Chapter 20. Creating a Presentation
Since it first came on the scene in the late 1980s, PowerPoint has forever transformed the way we conduct meetings. Its slick slides can illustrate your points so much more clearly and efficiently than stacks of printed handouts or scrawls on a dusty chalkboard. PowerPoint presentations can contain images, charts, tables, videos—all of which are ready to come to life thanks to a slew of built-in animations and transition effects. PowerPoint also gives you flexibility in your delivery options: Give your slideshow in person or remotely over the Internet, set it up to run continuously (in a trade-show kiosk, for example), or put it on a website for people to find and view at their own pace.
Meetings have come a long way—and so has PowerPoint. PowerPoint 2010 features the same enhanced, customizable ribbon you find throughout Office 2010, as well as an improved Animations ribbon, new slide transitions, the ability to divide your presentation into sections, and better photo and video editing options. And that’s just for starters. The next several chapters show you what PowerPoint 2010 can do to make your presentations more exciting. This chapter gets you up to speed, covering the basics of creating, saving, viewing, and printing a presentation.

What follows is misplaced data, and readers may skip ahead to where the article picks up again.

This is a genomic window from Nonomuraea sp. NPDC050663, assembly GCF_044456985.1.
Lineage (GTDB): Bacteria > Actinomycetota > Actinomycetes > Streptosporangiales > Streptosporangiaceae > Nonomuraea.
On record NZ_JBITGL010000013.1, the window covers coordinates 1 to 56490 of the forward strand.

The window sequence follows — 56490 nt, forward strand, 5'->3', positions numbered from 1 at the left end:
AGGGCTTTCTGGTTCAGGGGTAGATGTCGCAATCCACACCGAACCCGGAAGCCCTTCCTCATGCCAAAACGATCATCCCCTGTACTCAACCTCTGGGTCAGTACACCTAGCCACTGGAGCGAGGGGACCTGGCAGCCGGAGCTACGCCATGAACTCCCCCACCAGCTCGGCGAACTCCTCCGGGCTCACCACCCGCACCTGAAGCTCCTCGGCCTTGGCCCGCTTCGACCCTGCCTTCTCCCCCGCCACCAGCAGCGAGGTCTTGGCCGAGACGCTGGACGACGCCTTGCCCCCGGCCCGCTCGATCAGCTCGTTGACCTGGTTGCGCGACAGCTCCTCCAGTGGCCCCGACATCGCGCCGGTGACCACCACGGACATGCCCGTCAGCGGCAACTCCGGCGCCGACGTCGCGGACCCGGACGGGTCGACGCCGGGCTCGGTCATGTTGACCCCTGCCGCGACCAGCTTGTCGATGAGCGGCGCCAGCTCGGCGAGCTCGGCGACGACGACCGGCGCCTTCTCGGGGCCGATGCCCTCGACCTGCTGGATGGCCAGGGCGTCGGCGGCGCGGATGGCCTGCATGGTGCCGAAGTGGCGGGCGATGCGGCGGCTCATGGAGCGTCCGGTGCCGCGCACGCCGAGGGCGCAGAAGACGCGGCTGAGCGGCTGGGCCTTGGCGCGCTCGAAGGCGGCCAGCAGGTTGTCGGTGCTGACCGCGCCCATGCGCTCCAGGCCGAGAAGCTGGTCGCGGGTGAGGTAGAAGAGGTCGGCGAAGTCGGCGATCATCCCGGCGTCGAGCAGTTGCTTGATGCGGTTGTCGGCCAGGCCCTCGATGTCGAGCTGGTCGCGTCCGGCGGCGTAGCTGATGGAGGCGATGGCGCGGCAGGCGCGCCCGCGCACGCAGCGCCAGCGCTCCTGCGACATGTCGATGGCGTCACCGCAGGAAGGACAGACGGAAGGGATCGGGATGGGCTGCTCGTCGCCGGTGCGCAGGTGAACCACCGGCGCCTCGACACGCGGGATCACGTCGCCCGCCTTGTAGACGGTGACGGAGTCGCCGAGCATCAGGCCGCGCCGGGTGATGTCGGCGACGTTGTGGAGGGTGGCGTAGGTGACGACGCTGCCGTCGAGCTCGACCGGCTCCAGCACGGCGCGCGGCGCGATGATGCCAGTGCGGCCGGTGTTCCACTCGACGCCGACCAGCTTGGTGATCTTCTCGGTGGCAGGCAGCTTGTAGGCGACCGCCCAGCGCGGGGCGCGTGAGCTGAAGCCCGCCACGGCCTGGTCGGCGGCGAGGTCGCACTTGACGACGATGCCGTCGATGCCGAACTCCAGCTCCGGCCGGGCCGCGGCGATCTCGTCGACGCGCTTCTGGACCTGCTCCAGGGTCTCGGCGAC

Creating a New Presentation
When you first open the program from the Windows Start menu, PowerPoint has already created a new, blank presentation for you, as shown in Figure 20-1. Center stage is the working area ...